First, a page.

Plaza Hotel

Last week we talked about a store on the Streets of America and why it's there and this week we'll stay on the Streets of America to talk about one big building and why it's there. Like last week, this week's building directly references a New York building and this one is no mystery. It's a landmark building in New York and we're not surprised that this building made its way to the Studios.

This facade is a direct copy of the Plaza Hotel in New York City, New York along Fifth Avenue and near Central Park. The French Renaissance château-style building was designed by Henry Janeway Hardenbergh and opened to the public October 1, 1907. The Plaza was accorded landmark status by the New York City Landmarks Preservation Commission in 1969 and is, with the Waldorf-Astoria, the only New York City hotel to be designated as a National Historic Landmark. Much like the real Plaza Hotel where celebrities would often stay, the facade at the Studios has been home to many meet-n-greets of Disney characters such as Mickey Mouse and currently the home of Kim Possible.

There is one clear difference between the two buildings. In the window above the awning of the building, in the real Plaza Hotel are two leter P's but in the Studios version there is a T. The reason for that is the letter "T" in the Studios is likely there because when the Studios opened in 1989, Donald Trump had just purchased the Plaza Hotel in 1988 and the "T"stands for Trump.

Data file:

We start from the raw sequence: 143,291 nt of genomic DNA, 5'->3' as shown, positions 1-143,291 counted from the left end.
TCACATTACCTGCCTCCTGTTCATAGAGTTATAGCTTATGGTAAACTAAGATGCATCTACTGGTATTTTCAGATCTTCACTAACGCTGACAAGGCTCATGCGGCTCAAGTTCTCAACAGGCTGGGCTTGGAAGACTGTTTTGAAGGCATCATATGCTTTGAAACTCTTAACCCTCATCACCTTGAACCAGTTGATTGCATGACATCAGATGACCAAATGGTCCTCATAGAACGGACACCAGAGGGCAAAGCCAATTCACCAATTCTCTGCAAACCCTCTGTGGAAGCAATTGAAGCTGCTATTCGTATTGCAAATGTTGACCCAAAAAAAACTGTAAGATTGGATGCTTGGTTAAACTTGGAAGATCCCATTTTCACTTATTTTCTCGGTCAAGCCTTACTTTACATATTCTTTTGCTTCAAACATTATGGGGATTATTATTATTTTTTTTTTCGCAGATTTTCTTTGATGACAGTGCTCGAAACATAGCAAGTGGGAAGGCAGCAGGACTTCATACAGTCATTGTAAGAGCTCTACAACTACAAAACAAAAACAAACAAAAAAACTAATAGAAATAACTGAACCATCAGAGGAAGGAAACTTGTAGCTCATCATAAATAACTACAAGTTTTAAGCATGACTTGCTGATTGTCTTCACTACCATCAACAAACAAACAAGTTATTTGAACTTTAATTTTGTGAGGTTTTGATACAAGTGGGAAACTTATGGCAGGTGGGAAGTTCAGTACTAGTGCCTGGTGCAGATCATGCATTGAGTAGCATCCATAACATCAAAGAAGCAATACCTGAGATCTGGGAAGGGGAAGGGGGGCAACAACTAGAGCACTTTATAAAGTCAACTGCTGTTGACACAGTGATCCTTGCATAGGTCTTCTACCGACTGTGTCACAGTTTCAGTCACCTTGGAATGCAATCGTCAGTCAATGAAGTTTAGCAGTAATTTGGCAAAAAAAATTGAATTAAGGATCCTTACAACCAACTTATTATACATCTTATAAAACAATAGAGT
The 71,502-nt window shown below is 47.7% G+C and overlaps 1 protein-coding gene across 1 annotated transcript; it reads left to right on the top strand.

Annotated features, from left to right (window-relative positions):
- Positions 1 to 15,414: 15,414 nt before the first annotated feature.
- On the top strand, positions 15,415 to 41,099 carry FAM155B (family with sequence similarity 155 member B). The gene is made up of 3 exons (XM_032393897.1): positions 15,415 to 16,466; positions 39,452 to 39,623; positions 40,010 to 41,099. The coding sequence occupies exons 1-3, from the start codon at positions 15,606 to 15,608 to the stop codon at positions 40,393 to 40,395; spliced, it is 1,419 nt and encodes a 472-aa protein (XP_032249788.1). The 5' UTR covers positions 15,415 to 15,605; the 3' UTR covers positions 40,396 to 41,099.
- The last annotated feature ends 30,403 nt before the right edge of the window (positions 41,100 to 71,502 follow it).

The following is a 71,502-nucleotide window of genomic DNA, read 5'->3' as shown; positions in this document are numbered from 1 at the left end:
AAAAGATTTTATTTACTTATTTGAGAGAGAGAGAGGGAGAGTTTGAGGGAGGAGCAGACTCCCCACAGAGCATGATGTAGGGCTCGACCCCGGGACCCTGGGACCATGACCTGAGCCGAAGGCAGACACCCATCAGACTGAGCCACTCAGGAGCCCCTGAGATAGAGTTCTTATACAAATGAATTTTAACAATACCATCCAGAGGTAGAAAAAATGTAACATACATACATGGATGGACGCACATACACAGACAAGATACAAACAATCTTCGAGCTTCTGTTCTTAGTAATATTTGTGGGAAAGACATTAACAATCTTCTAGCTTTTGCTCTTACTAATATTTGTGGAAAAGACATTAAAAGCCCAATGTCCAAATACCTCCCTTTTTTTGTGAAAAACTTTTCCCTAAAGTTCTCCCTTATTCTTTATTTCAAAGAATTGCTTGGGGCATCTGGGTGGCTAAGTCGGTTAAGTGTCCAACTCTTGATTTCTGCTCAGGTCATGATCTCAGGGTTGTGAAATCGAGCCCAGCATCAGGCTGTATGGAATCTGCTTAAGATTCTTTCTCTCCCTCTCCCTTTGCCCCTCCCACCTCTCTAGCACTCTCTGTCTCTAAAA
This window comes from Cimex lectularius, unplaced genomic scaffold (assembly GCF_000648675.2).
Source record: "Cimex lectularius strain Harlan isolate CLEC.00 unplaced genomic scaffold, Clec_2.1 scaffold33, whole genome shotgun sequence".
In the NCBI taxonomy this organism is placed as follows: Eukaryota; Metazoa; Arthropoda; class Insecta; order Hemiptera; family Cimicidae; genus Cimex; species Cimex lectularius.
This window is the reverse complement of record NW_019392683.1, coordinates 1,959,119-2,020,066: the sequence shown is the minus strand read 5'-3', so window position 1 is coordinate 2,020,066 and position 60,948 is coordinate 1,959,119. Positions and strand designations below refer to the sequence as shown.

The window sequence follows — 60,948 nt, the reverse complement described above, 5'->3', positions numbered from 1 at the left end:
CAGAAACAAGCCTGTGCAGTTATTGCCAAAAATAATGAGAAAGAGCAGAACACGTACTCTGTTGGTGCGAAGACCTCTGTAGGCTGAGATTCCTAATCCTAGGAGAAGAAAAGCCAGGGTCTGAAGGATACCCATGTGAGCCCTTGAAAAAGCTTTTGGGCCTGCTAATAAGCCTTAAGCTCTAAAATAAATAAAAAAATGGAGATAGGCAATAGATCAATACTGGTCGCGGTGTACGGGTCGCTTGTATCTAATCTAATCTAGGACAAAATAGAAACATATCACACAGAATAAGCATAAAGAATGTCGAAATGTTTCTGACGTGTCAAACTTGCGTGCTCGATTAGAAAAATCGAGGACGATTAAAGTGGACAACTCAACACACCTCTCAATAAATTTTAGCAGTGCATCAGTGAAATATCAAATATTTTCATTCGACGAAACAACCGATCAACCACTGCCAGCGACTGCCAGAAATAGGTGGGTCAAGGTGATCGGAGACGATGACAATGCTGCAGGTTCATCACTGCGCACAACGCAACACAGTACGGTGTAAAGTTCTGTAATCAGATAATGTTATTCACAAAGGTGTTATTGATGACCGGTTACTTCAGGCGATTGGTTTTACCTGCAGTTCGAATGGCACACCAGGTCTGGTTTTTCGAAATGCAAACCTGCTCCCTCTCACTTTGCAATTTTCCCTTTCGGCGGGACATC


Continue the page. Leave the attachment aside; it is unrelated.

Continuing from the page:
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Ever seen something in Hollywood Studios and wondered why it was placed there by Disney's Imagineers? Matt Hochberg leads you on a regular look at the hidden details in Hollywood Studios and explains why it's there.


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Posted: Thursday, November 29, 2007 by
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